And as an elaboration of an earlier post about chicken thigh fillets,
I am adding a shockingly crossover variant:
At least several hours ahead of cooking, I take around six or seven chicken thigh fillets, cut off any excess of fat and cut them into small bits. These are now immersed in a mixture of lemon juice and plain Japanese soy sauce, covered and stored in the refrigerator.
Also ahead of time, I soak three cups of green lentils.
When cooking proper is to begin, I slowly sauté a cup of finely chopped celeriac in two tablespoons of butter and one tablespoon of olive oil. After five minutes, I add half a cup of chopped onion to the mix, even later a chopped clove of garlic. Before anything starts to brown, I add the lentils, water to cover, one chopped tomato, a bay leaf, freshly ground black pepper, salt, a teaspoon of dried oregano and a pinch of dried thyme. This is stirred and adjusted to a pleasant bubble.
Now the chicken bits are drained, patted dry, carefully dusted with flour and quickly browned in vegetable oil. The browned bits are directly dumped into the lentils. The cooking residue, dissolved in a dash of white wine, is added as well. Then the stew is cooked until both chicken and lentils are done. A few tablespoons of lemon juice enter at the very last. The result should be creamy and yummy.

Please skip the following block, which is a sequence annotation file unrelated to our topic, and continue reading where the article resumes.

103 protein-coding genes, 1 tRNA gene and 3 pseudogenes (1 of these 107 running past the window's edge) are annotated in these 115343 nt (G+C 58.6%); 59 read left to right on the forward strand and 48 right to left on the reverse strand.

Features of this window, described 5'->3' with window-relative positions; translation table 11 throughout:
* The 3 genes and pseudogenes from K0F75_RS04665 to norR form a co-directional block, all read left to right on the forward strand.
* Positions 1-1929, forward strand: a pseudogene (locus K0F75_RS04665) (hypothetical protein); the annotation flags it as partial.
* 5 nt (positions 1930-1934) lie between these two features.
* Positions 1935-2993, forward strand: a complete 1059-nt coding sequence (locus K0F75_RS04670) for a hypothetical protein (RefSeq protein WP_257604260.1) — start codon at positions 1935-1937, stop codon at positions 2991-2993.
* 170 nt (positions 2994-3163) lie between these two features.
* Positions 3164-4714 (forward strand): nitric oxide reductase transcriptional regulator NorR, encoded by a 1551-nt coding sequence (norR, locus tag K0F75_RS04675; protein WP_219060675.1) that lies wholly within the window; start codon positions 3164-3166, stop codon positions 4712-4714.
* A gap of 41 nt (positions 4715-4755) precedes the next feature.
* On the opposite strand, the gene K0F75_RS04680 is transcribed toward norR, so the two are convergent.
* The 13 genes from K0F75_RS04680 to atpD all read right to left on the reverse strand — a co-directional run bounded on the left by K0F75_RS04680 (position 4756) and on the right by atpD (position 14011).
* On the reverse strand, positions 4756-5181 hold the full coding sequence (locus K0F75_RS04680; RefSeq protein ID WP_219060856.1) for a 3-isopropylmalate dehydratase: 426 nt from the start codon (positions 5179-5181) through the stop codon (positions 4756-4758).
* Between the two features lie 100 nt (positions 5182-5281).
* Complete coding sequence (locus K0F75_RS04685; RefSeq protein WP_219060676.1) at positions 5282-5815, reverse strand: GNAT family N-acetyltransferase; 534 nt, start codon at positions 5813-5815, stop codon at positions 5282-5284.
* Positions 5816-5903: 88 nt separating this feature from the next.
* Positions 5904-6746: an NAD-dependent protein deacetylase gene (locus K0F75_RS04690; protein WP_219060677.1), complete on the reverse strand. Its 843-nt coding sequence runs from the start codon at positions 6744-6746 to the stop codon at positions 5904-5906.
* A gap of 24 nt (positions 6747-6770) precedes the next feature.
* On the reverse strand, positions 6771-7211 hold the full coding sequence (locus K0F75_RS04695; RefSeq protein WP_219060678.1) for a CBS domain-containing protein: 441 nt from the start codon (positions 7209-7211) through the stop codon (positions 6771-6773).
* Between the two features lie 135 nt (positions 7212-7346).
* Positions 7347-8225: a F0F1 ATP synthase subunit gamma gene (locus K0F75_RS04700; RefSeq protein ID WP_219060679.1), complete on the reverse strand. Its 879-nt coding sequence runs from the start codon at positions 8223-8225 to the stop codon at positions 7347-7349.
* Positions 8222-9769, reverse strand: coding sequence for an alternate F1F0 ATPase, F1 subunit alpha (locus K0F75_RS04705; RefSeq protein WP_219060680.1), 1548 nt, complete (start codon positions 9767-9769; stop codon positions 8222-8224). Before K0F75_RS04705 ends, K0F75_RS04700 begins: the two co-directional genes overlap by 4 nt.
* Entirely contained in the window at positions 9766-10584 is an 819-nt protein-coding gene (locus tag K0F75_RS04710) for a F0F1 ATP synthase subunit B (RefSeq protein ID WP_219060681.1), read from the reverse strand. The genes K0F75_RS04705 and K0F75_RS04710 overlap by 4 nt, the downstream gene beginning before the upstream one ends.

I came to this horrifying mix of cooking traditions because, from Dutch Vegetarian days long gone, I knew that lentils and soy sauce go together really well. Having started down the path of natural taste-enhancing ingredients (such as soy sauce) I just assembled more of them: celeriac is, if treated friendly, a fantastic ingredient to almost anything (except vanilla ice cream); tomato is a well-known natural taste enhancer; I do not need to mention wine, butter, onion and garlic.